25 November 2008


During the disastrous crisis in South Ossetia1, we received a glimpse on the state of cyberwarfare. I've occasionally heard breathless references to this, but so far the "main weapon" seems to consist of distributed denial of service attacks:
NY Times Blog: Besides the bloody shooting war going on between Georgia and Russia, there’s another, quieter battle going on in cyberspace. The Georgian government is accusing Russia of disabling Georgian Web sites, including the site for the Ministry of Foreign Affairs.


The attacks are structured as massive requests for data from Georgian computers and appear to be controlled from a server based at a telecommunications firm, he said. This kind of attack, known as a distributed denial of service attack, is aimed at making a Web site unreachable. It was first used on a large scale in 2001 to attack Microsoft and has been refined in terms of power and sophistication since then. The attacks are usually performed by hundreds or thousands of commandeered personal computers, making a positive determination of who is behind a particular attack either difficult or impossible.
It's been noted (in comments to the above post) that "mere" DDoS attacks probably were the work of enthusiastic supporters of the Russian war effort, and not the Russian military itself. Such attacks were not significant to the Georgian war effort, partly because internet penetration in that country is very limited.

According to the PBS documentary on cyberwarfare (see below), a much more alarming prospect is something like the Slammer (or "Sapphire") worm.
SearchSecurity.com: While Slammer choked many Internet service providers and networks over the weekend, it didn't have a destructive payload, said David Litchfield, a well-known vulnerability-finder and co-founder of Next Generation Security Software, which is based in Sutton, England. "It could have been so much more nasty," he said. "It appears they wrote it to prove a point."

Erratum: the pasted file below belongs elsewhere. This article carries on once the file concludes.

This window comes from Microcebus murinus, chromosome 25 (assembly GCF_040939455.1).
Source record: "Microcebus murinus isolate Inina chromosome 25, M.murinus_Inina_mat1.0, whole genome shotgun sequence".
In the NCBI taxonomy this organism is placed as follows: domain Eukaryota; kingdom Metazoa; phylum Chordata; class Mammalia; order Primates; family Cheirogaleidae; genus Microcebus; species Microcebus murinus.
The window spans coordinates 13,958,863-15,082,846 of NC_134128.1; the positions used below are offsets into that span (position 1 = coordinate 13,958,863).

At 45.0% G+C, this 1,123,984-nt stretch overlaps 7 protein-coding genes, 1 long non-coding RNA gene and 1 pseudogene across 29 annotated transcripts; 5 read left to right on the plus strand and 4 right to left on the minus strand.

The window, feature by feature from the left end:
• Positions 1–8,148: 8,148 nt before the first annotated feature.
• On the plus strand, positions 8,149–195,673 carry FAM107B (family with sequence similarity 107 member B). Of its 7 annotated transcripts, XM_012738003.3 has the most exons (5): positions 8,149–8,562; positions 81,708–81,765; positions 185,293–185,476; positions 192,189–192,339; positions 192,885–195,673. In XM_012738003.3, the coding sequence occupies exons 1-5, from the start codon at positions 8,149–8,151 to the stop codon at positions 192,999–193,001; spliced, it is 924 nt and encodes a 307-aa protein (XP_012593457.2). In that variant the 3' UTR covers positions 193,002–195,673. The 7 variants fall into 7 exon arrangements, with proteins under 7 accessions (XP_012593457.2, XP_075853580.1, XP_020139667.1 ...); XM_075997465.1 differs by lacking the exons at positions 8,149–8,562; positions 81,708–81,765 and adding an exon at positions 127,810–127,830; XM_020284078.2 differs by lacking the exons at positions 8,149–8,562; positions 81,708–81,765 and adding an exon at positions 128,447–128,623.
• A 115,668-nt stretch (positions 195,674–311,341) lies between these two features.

Slammer exploits the six-month-old SQL Server Resolution Service buffer overflow flaw that Litchfield discovered. While the worm isn't destructive and only attacks Windows 2000 systems, it can gum up networks by generating massive amounts of traffic. It then scans random IP addresses looking for other vulnerable servers.
One of the more vulnerable targets of cyberwarfare is a class of machines known as systems control and data acquisition (SCADA). These are computer systems used for monitoring real-time industrial or communications processes, such as oil refineries or telecom switching. Because of the complexity and integration of such systems, they are usually connected to the internet, and often through cellular communications. Hence, there is a risk that a future terrorist attack could avoid bombs entirely and attack a SCADA that was critical to, say, the functioning of a subway system.

This is discussed in a few interviews at the PBS page on SCADA vulnerabilities. The general tenor of the interviews is that there seems to be little evidence that a technology exists for penetrating SCADA systems en masse.

1 [UPDATED] Impartial information on the South Ossetian War of August 2008 is quite difficult to come by, but one trustworthy source is "All Parties in August/South Ossetia Conflict Violated Laws of War," Human Rights Watch (23 Jan 2009)

Additional Sources
(From How Stuff Works)

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